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Opinion

  •     With so many innovative things happening in education, one item that really hasn’t been altered in years is the calendar.

        No matter what calendar is finally agreed upon, there will be those who are unhappy.

        As the push to get more instructional days into the calendar before state testing is done in the spring, maybe it is time to at least start discussions on some type of alternative calendar.

  • MARCH 2010

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    MONTH:

    Brain Injury Awareness

    Caffeine Awareness

    Chronic Fatigue Syndrome Awareness

    Clean Up Your IRS Act

    Colorectal Cancer Awareness

    Craft

    Credit Education

    Employee Spirit

    Endometriosis Awareness

    Ethics Awareness

    Expanding Girls' Horizons in Science and Engineering

    Eye Donor

    Frozen Food

    Honor Society Awareness

    Humorists Are Artists (HAAM)

    International Ideas

  • FRANKFORT - Over the past week in Frankfort, the Senate continued its work in many areas of government policy as we passed legislation dealing with jails, health care, and education.

    We also continued to keep a close eye on the budget plan being worked on in the House of Representatives.

    We passed House Bill 231, which creates a second level of psychiatric residential treatment facility licensure in Kentucky.

  • FRANKFORT - Last week the 2010 Regular Session of the General Assembly reached its halfway point, and the Senate passed measures to increase transparency in political campaigns, build energy efficient schools, and improve Kentucky’s laws concerning driving under the influence of alcohol.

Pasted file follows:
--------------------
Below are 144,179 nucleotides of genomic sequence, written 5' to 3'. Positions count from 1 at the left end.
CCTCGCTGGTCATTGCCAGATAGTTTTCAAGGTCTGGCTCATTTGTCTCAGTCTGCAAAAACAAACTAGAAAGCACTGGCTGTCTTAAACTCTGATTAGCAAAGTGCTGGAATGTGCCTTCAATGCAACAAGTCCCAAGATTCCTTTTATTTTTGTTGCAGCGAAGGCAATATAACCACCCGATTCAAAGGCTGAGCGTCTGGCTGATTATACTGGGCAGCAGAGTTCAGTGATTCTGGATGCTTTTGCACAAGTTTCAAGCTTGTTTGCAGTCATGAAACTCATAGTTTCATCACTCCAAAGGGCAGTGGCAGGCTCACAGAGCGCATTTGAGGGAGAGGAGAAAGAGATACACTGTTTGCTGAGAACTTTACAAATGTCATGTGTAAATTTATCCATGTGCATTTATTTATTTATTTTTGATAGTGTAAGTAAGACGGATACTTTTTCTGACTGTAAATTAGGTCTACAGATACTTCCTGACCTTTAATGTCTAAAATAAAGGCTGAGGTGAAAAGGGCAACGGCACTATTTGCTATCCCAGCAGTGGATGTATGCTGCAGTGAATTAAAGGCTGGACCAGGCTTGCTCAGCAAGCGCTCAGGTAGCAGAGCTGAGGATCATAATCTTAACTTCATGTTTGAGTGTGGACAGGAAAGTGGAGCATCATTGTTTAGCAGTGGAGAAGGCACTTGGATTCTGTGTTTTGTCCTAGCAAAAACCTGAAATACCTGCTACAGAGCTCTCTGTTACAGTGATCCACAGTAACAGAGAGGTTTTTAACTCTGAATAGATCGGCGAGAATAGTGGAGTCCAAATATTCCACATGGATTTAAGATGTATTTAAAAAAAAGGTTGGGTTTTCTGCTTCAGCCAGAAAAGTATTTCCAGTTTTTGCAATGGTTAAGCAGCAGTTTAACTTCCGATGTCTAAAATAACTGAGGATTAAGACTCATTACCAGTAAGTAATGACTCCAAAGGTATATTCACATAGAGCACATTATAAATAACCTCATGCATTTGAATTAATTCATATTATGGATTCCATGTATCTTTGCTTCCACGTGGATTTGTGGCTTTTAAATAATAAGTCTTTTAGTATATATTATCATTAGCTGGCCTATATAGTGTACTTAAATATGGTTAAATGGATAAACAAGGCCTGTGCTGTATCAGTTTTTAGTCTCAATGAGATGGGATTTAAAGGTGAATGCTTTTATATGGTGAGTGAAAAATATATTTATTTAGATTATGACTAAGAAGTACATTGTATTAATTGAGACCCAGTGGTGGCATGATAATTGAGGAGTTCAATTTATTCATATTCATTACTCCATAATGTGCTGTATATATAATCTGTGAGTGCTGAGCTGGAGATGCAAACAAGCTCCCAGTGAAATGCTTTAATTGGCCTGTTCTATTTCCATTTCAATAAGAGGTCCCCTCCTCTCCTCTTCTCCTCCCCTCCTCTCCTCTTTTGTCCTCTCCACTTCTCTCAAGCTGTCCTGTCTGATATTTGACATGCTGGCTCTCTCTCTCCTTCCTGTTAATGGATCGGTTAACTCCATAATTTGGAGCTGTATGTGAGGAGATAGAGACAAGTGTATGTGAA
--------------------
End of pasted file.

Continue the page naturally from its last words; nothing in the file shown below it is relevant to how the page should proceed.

• SHEPHERDSVILLE - Who says the fiscal court members can’t play well together? Especially in this time of love - Valentine Day.

    They played a game of musical chairs last week after a discussion arose over the legality of committee meetings and who could attend.

    Last year, the fiscal court officially set committees to deal with the budget, personnel, infrastructure and contracts. Joe Laswell and Eddie Bleemel sat on the budget/personnel committees with David Walker and Buddy Shepherd on the other two.

  •     When the move was made over 10 years ago, some questioned the need to annex along Highway 1020 to reach a business over seven miles away.

        The reason was simple - the business owner needed to get a rezoning to maintain and to expand a quarry operation and the city of Shepherdsville didn't mind picking up the added revenue for little extra expense.

        Since that occurred, many things have happened and the latest is a proposal to remove the 128-acre quarry from the city's corporate boundaries.

  •     FRANKFORT - Although a lot of work remains, the Kentucky House of Representatives moved the budget process forward significantly last week when the chamber’s leaders unveiled a proposal to overcome the $1.2 billion deficit the state faces during the next two years.

        Our plan calls for living within our means, without any new taxes.  It does not require the steep cuts many states have made, and it continues protecting those core services like education, Medicaid and our safety.